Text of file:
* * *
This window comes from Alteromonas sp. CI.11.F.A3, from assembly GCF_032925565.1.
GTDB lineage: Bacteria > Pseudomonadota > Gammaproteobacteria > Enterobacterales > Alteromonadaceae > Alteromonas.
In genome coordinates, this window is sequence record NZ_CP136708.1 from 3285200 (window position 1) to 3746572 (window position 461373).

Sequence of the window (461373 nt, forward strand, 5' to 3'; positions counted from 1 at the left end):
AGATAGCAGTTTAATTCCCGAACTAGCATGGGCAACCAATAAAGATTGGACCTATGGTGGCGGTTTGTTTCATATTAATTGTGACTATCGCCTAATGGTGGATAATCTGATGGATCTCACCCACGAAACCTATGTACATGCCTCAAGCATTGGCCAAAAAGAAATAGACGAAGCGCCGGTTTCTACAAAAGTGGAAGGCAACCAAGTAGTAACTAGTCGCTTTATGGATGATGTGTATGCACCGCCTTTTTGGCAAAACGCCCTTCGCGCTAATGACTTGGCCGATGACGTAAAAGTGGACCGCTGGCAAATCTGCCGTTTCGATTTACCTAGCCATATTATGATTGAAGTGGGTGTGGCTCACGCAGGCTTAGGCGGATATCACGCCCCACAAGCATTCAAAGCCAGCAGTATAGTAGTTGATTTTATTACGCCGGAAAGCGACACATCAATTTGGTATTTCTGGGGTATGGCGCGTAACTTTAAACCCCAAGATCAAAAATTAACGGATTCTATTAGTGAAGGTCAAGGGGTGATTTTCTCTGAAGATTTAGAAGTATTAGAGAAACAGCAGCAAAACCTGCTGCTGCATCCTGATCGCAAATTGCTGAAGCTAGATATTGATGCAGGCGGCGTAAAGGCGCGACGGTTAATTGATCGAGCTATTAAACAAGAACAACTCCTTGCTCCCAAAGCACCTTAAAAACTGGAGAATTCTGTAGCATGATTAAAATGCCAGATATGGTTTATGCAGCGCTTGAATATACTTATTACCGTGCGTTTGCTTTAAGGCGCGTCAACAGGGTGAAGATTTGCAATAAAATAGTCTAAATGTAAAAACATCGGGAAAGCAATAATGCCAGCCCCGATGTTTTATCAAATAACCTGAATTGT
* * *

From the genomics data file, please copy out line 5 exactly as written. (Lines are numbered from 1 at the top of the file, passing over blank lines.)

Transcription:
AGATAGCAGTTTAATTCCCGAACTAGCATGGGCAACCAATAAAGATTGGACCTATGGTGGCGGTTTGTTTCATATTAATTGTGACTATCGCCTAATGGTGGATAATCTGATGGATCTCACCCACGAAACCTATGTACATGCCTCAAGCATTGGCCAAAAAGAAATAGACGAAGCGCCGGTTTCTACAAAAGTGGAAGGCAACCAAGTAGTAACTAGTCGCTTTATGGATGATGTGTATGCACCGCCTTTTTGGCAAAACGCCCTTCGCGCTAATGACTTGGCCGATGACGTAAAAGTGGACCGCTGGCAAATCTGCCGTTTCGATTTACCTAGCCATATTATGATTGAAGTGGGTGTGGCTCACGCAGGCTTAGGCGGATATCACGCCCCACAAGCATTCAAAGCCAGCAGTATAGTAGTTGATTTTATTACGCCGGAAAGCGACACATCAATTTGGTATTTCTGGGGTATGGCGCGTAACTTTAAACCCCAAGATCAAAAATTAACGGATTCTATTAGTGAAGGTCAAGGGGTGATTTTCTCTGAAGATTTAGAAGTATTAGAGAAACAGCAGCAAAACCTGCTGCTGCATCCTGATCGCAAATTGCTGAAGCTAGATATTGATGCAGGCGGCGTAAAGGCGCGACGGTTAATTGATCGAGCTATTAAACAAGAACAACTCCTTGCTCCCAAAGCACCTTAAAAACTGGAGAATTCTGTAGCATGATTAAAATGCCAGATATGGTTTATGCAGCGCTTGAATATACTTATTACCGTGCGTTTGCTTTAAGGCGCGTCAACAGGGTGAAGATTTGCAATAAAATAGTCTAAATGTAAAAACATCGGGAAAGCAATAATGCCAGCCCCGATGTTTTATCAAATAACCTGAATTGT